In North Carolina if someone has been charged or convicted of DWI his driver’s license will be revoked. It is possible to obtain a limited driving privilege so long as certain conditions are met, and the amount of time someone will have to wait to receive such a privilege depends on the level of DWI he is convicted of. The procedure for obtaining a limited driving privilege varies depending on if someone is applying either pre-trial or post-trial, but the process overall is very similar.
In order to obtain a pre-trial driving privilege the accused must have a valid driver’s license or one that has been expired less than a year at the time of the offense. Someone is eligible for a pre-trial privilege after being suspended for 10 days. In order to receive the privilege the accused must complete an assessment, provide a DL-123 from the insurance company, pay the civil revocation and privilege free (both of which are $100), provide a driving history, and have the DA sign the petition for the privilege. The privilege permits its holder to drive Monday – Friday from 6 am to 8 pm. If someone needs different hours than this, he must provide a letter from his work or self-employment affidavit. The privilege allows the driver to go to work, school, community service, treatment or drive for the maintenance of his household only.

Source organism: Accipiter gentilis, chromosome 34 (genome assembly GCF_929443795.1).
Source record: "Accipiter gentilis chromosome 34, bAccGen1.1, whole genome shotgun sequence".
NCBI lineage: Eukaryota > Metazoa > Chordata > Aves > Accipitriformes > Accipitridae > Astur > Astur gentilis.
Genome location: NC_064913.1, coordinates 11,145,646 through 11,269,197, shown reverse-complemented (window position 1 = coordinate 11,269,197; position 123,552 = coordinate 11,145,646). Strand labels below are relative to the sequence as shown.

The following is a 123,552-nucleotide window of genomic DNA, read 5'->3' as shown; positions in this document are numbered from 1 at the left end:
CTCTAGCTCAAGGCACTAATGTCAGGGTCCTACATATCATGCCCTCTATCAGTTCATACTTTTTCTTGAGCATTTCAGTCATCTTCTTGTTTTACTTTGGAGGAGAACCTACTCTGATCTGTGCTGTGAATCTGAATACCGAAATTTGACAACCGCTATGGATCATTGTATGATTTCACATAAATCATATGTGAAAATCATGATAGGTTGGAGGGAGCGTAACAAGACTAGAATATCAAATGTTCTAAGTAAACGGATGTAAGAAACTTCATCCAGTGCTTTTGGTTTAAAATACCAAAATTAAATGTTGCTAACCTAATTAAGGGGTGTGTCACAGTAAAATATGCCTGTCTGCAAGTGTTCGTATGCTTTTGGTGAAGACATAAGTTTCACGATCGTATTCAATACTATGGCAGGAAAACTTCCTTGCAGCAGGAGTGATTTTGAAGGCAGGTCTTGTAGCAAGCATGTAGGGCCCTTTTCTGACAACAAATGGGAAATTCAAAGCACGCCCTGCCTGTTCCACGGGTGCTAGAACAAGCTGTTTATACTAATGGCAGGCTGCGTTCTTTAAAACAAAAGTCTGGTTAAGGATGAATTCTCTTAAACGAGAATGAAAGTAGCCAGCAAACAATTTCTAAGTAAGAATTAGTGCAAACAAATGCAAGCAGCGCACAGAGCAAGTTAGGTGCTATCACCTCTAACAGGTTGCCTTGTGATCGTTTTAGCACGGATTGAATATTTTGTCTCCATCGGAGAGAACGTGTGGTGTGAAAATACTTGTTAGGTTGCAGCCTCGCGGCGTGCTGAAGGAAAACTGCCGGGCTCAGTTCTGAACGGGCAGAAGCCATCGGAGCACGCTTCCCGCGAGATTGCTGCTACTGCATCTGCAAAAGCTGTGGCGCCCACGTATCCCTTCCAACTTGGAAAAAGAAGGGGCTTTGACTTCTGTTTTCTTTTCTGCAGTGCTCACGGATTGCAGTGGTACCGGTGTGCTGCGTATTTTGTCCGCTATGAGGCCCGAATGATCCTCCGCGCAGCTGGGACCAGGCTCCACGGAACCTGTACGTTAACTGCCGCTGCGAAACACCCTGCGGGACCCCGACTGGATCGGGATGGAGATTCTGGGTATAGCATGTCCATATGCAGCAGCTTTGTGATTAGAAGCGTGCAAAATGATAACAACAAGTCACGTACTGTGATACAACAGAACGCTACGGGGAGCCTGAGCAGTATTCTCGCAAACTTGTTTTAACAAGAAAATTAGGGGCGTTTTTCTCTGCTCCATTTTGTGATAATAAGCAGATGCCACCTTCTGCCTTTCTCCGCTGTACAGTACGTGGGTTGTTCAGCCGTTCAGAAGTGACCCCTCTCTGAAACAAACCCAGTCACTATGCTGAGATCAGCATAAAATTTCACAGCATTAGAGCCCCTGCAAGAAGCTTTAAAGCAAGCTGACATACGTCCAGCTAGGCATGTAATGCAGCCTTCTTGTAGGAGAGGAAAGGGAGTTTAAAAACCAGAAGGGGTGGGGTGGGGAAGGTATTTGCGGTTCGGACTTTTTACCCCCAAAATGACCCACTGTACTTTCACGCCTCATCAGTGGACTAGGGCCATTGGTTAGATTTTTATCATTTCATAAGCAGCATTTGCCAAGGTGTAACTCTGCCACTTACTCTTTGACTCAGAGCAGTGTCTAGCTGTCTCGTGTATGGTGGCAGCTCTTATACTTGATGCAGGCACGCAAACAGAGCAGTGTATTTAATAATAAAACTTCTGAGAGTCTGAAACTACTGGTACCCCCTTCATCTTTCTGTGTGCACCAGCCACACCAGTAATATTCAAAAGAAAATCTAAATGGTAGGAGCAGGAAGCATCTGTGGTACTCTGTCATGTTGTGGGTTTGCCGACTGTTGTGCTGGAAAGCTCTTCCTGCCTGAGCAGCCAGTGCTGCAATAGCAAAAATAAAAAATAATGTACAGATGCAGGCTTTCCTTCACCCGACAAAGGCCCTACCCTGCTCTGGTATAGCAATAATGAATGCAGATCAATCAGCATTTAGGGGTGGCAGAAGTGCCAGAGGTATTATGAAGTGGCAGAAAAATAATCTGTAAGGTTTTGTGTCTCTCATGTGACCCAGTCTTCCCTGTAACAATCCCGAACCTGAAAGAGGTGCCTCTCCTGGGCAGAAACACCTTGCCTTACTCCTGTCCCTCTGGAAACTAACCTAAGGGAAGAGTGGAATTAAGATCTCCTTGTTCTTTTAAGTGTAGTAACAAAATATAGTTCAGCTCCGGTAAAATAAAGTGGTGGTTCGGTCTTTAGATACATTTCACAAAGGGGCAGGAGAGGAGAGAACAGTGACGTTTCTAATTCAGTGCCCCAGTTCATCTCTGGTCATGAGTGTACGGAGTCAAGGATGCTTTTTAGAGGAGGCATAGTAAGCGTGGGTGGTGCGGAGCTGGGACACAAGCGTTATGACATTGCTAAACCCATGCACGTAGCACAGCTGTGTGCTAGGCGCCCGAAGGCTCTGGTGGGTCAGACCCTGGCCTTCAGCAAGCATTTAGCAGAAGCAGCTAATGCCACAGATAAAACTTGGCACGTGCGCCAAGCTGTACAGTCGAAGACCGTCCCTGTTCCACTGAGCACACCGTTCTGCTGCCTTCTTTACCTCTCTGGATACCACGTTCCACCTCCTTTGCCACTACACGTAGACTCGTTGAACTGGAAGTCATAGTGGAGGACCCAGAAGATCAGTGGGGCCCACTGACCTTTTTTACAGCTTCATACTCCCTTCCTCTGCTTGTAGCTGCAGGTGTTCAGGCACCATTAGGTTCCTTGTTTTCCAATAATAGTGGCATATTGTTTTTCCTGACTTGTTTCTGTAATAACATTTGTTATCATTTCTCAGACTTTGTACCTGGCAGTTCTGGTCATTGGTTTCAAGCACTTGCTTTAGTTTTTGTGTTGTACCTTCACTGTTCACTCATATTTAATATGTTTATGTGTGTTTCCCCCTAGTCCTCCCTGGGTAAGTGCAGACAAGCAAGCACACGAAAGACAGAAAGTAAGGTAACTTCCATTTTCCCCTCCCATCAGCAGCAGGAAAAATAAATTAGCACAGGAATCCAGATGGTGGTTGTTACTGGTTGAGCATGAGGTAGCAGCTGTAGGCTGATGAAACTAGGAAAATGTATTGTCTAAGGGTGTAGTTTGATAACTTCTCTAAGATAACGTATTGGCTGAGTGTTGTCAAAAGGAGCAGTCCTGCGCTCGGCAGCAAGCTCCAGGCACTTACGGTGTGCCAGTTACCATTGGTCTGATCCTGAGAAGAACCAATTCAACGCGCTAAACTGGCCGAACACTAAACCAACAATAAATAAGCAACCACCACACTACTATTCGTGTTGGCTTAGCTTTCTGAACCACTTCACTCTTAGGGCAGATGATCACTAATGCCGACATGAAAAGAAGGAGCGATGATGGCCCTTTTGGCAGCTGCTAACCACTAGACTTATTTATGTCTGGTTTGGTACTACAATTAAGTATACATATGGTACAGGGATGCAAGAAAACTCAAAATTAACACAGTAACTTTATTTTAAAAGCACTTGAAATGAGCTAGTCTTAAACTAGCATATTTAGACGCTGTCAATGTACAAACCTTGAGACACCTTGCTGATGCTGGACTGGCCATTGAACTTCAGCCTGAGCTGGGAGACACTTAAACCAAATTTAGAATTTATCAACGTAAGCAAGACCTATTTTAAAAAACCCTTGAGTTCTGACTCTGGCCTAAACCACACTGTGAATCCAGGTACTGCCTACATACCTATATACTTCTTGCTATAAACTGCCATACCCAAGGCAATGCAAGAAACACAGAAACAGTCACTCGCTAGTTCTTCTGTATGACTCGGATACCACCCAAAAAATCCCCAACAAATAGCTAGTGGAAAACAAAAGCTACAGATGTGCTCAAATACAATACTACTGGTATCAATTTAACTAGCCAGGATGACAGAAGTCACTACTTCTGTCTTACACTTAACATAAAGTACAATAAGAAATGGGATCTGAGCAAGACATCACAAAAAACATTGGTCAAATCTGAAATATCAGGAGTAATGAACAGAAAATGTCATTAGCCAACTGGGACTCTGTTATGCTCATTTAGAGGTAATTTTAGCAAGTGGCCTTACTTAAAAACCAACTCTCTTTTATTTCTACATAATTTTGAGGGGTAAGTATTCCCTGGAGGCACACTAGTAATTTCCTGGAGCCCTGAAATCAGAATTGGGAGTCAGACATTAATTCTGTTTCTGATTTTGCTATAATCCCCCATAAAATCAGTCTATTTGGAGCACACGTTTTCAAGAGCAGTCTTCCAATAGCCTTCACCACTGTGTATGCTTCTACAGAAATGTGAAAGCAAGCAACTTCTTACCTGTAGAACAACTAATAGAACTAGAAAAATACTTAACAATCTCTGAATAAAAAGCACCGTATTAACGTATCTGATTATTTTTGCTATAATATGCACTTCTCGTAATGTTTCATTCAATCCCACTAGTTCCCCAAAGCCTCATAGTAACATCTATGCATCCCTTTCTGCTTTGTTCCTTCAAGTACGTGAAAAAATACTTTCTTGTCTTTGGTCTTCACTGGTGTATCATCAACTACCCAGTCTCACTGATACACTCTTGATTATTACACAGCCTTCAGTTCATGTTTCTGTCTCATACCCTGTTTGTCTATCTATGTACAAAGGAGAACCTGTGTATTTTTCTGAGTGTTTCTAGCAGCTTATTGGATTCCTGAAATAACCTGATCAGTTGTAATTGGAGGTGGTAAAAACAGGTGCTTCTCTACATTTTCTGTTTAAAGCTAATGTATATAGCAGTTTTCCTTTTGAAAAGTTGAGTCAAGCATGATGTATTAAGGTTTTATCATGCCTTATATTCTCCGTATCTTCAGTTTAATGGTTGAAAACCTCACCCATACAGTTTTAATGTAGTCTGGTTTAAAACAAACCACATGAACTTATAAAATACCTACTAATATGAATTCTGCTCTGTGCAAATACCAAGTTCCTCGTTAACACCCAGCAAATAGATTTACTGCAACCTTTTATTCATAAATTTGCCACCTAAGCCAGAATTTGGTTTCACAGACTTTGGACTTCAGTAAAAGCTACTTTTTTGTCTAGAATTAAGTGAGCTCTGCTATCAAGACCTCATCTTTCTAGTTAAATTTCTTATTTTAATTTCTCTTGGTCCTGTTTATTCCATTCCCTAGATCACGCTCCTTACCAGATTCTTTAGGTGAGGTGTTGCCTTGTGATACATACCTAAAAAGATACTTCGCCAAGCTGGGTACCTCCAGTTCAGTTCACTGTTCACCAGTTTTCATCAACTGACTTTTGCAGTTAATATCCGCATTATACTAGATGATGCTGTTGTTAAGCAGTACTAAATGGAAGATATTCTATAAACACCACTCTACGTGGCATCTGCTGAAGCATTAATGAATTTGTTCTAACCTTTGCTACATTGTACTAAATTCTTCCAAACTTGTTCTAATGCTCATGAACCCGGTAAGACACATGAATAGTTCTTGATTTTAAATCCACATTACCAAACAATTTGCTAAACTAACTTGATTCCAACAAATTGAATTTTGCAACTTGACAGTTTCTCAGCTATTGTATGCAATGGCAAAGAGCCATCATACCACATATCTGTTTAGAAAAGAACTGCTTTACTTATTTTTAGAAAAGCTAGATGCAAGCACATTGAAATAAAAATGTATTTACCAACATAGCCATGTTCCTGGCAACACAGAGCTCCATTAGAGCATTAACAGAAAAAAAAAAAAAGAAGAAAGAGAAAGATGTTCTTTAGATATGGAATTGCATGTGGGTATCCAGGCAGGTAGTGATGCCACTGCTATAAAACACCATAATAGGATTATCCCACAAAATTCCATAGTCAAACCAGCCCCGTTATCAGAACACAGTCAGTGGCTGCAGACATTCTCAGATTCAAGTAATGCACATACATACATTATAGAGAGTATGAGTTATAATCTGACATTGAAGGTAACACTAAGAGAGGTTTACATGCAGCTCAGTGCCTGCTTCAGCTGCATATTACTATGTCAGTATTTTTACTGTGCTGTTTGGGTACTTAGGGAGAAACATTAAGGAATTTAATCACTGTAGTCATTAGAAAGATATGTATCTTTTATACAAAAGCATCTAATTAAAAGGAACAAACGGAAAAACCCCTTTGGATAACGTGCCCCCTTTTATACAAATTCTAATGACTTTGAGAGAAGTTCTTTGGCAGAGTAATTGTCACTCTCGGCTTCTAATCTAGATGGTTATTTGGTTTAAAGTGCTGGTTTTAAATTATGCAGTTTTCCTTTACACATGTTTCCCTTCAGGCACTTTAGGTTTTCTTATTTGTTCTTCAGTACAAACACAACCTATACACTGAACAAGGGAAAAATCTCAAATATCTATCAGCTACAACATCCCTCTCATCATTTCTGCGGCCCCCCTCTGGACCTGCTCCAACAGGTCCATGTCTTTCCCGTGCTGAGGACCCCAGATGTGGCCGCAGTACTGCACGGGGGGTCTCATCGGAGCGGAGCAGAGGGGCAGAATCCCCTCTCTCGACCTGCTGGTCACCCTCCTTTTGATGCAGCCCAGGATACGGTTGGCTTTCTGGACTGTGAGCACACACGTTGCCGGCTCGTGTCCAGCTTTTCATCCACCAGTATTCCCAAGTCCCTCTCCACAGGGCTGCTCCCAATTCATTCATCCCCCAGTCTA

In regards to a post-conviction limited driving privilege the requirements and allowances are the same as above. What varies here is what level DWI someone is convicted of. If someone is convicted of a DWI with a BAC less than 0.15 he is immediately eligible to receive the privilege so long as he completes all the steps above. If someone is convicted of DWI after having a BAC of 0.15 or greater than he must wait 45 days. In addition he must receive an ignition interlock on his vehicle before the driving privilege will be granted. The driving allowances are the same except that the driver cannot drive for the purpose of maintenance of household. If for some reason the person convicted has to driver a vehicle for work that does not have an interlock on it he must get a written statement from the business owner.
The other scenario is if someone is convicted of refusal. In that case he will not be eligible until to get a driving privilege until his license has been revoked for at least six months and must receive assessment and treatment.
If you find yourself in a situation in which you have been charged with a crime in North Carolina you need to hire an attorney who knows and understands complex criminal law. Our attorneys will work tirelessly to defend your case. Contact one of our attorneys directly by calling 704-499-9000 or toll free 877-374-5999. Visit our main page here.